Mr Omar Debono is not a public figure as such. But what he wrote on Facebook and the position he occupies gives insight into the mindset of people in responsibility and of the poor chances we have with thinking like this of emerging from the quagmire they put us in.
Omar Debono is one of the bosses at something called the “Malta Digital Innovation Authority”. That’s an agency the square-jawed, hollow-brained Silvio Schembri set up back when the notion of “Blockchain Island” was still fashionable.
They could have called it “Mafia Island”. They went about fulfilling the world’s prophecies and, as Clyde Caruana reluctantly admitted on TV, the crypto debacle was probably the straw that broke the camel’s back. It was the last in a long list of reasons why the FATF needed to warn investors, bankers, and customers who didn’t want to be seen in a place of ill repute to steer clear of our islands.
Stupid millions went through here when the last corrupt and ruinous brainchild of Joseph Muscat was put in place. Some of those millions likely found their way into the pockets of terrorists and some of those millions likely came from proceeds of crime.
Now Omar Debono is one of the bosses at the agency that was one of the major causes of the ruin of the country’s reputation and that will inevitably cost many people their livelihoods or at least part of it. The Panama Papers, impunity for Joseph Muscat, Keith Schembri, and Konrad Mizzi, the Electrogas imbroglio: obviously all that and more cannot be laid on the lap of the agency he works for.
But, if, as Clyde Caruana has it, crypto was the last knife in our back, people at the agency that had the legal responsibility to prevent just the sort of abuse and wrongdoing that made us lose all arguments, I would have thought people working at the “Malta Digital Innovation Authority” would lie low for a while.
Not Omar Debono. He put up this gung-ho, jingoistic Facebook post on his personal page suggesting that we should, as a country, grow some balls and show the USA, Germany, the UK and, frankly, the large majority of the international community, that we’re boss and we won’t be pushed around.
He speaks in Mintoffian materialistic terms. We have “assets” he says, as if he’s speaking about a hidden nuclear arsenal.
Is it time for us to reconsider our position? Is it time to throw our real weight around? Is it time for Malta to turn the table on the ‘bullies,’ and remind them who is really in control?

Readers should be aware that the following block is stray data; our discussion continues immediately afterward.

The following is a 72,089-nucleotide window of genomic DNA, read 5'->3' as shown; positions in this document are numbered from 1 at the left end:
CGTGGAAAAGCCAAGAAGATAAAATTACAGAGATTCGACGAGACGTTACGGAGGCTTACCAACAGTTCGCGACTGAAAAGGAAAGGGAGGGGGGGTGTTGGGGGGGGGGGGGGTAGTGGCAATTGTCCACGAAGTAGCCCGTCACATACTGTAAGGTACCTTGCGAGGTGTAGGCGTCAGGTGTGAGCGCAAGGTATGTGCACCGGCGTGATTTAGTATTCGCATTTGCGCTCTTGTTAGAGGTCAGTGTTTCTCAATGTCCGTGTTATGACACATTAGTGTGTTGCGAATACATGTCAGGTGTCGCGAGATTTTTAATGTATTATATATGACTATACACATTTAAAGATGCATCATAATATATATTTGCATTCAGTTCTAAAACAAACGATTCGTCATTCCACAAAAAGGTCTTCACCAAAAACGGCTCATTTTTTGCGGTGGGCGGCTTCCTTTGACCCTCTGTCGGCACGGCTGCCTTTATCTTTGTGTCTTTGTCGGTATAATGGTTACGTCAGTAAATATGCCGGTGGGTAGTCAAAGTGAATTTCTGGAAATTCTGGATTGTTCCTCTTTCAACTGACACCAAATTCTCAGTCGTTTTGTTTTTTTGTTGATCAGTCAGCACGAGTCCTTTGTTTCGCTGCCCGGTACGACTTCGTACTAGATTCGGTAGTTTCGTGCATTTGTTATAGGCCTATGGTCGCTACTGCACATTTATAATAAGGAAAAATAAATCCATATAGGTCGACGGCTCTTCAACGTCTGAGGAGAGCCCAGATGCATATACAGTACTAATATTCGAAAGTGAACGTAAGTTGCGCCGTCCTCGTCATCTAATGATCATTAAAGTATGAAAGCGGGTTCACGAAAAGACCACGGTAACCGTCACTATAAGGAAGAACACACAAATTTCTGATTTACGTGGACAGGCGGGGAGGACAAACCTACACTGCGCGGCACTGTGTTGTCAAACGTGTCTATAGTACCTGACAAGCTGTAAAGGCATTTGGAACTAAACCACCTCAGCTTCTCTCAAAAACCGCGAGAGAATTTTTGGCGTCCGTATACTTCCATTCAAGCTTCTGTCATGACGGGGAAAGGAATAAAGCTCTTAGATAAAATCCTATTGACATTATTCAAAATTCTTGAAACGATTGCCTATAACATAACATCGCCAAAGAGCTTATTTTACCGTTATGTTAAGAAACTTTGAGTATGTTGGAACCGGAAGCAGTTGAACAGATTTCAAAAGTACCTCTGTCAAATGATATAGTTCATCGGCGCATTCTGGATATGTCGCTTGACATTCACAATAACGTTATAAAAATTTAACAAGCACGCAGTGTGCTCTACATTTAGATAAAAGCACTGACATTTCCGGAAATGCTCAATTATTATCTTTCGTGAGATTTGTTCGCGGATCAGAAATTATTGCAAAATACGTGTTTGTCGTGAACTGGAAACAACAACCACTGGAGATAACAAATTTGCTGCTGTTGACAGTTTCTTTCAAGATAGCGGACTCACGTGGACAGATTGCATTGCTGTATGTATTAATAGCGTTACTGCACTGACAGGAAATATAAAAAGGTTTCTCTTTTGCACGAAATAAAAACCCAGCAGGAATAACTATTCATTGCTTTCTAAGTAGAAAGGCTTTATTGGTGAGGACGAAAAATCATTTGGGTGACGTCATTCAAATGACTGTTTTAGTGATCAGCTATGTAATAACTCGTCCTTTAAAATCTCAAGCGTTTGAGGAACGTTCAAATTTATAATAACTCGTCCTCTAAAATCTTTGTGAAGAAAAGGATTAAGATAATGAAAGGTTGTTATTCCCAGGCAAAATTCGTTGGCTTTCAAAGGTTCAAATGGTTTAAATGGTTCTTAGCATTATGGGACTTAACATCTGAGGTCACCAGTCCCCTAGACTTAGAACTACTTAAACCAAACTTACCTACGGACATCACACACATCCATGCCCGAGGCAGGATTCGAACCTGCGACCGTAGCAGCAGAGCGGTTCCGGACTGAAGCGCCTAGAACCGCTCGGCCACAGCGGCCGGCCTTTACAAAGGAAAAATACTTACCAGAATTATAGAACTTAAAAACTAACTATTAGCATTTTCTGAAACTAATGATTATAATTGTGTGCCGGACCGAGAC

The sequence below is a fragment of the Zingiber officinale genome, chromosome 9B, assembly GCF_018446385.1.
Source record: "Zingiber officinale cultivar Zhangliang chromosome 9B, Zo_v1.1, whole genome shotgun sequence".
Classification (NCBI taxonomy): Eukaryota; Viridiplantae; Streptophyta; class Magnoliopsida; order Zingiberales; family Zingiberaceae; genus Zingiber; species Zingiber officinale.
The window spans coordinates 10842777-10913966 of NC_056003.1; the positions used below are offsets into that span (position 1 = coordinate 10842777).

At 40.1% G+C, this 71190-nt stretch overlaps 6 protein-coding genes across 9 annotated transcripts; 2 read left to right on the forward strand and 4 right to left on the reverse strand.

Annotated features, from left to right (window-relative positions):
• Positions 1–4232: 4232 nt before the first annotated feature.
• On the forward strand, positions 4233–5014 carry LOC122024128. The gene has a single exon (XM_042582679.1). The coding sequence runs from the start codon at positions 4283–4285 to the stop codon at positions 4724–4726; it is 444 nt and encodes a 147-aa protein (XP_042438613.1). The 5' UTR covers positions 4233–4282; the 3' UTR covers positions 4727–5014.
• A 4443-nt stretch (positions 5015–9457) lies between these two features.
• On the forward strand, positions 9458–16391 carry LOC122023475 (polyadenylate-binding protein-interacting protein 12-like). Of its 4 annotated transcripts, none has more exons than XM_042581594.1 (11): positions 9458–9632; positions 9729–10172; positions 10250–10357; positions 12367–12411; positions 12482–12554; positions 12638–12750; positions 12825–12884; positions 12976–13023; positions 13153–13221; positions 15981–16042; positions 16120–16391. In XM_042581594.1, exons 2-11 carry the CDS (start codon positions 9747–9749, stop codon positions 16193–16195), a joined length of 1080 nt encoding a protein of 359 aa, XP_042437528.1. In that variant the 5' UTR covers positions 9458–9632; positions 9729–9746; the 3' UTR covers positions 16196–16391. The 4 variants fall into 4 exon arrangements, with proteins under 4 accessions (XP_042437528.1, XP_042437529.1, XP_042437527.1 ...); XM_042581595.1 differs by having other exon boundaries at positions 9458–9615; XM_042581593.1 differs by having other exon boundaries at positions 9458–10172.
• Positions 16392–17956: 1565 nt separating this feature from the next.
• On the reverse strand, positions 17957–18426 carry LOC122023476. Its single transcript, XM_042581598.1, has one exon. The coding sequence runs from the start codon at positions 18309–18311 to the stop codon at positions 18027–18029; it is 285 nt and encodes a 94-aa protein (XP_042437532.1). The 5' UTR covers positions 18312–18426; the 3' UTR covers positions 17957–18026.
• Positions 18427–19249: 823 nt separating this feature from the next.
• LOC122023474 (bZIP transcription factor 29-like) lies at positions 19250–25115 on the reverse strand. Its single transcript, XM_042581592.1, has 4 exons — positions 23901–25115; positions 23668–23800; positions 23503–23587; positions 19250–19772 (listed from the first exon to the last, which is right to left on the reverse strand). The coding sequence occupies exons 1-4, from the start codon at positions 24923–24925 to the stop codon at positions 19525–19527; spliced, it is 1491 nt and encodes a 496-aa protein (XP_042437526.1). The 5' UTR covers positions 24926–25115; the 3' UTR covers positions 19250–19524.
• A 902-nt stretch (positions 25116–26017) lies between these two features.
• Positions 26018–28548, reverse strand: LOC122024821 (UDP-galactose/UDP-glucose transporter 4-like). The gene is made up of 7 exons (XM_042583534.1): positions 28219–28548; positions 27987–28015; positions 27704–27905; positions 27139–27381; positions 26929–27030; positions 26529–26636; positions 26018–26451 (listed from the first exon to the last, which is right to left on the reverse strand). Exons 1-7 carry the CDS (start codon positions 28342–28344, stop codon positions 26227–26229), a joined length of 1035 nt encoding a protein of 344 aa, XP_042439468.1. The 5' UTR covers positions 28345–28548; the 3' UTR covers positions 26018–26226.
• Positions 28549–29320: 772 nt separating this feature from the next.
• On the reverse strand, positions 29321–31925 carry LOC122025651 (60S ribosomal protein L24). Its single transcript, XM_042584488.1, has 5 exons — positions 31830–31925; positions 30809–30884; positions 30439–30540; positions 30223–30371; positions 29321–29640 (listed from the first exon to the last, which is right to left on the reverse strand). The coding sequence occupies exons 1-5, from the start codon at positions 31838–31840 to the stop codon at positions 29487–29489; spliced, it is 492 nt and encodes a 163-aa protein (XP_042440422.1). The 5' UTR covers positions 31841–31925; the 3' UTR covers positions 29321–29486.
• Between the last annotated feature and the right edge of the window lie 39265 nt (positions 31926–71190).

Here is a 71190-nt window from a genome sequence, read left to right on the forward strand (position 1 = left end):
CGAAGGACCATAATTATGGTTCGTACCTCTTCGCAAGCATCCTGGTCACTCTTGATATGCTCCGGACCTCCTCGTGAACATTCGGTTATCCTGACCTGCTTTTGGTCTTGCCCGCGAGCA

Just in case the rhetorical flourish confuses you, this guy, who is a senior boss at the government’s crypto agency, thinks that he, we, Malta are “really in control”. He wants to turn the table on the bullies, which he means he wants to be the bully.
This is not just a flagrantly Lilliputian inability to grasp the basic realities of existence. After all the art of not letting our size come in the way of our foreign policy is not the preserve of foreign-hating Mintoffjani. After all, being small did not stop us joining the European Union as equal partners though I’m prepared to bet a limb that Omar Debono would have been one of those who voted “għall-partnership” instead.
This senior government official in a strategic position that has brought much damage to this country is, however, recommending ‘diplomacy’ that would not even work for Russia, let alone for Malta.
Right now, a guy like this should shut the fuck up and let the ministers he worships grovel on his behalf and try to live down the mess they made and that he helped them make. He should perhaps be made aware that the opinion he has inflicted on his Facebook followers will make its way to the follow-up file of whoever is reporting to the review committee of the FATF.
“Are these people serious about cleaning up their act?” someone one day will ask. “Nope,” someone will answer handing in a copy of this post.
Should I be telling someone to shut up? In principle that is not really my job.
In a thinly veiled reference to me several months ago Omar Debono joined the chorus of those who said I had been betraying my country when I pushed the government to rescue people dying in our waters even if there was a covid pandemic going on.
He said at the time that I should shut up because not enough time had passed since my “pudini” (which is what they call the bus reform of 2011) to be entitled to have an opinion about whether people should be rescued by a country that can when they’re drowning in its waters.
My pudina got buses late one hot summer 10 years ago and gave Boris Johnson a reason for a cheap chuckle he has long since forgotten. Your pudina, Mr Debono, is the last reason in a long list that we’re now a financial pariah.
Today, Sir, as any other day for that matter, I’d rather be me.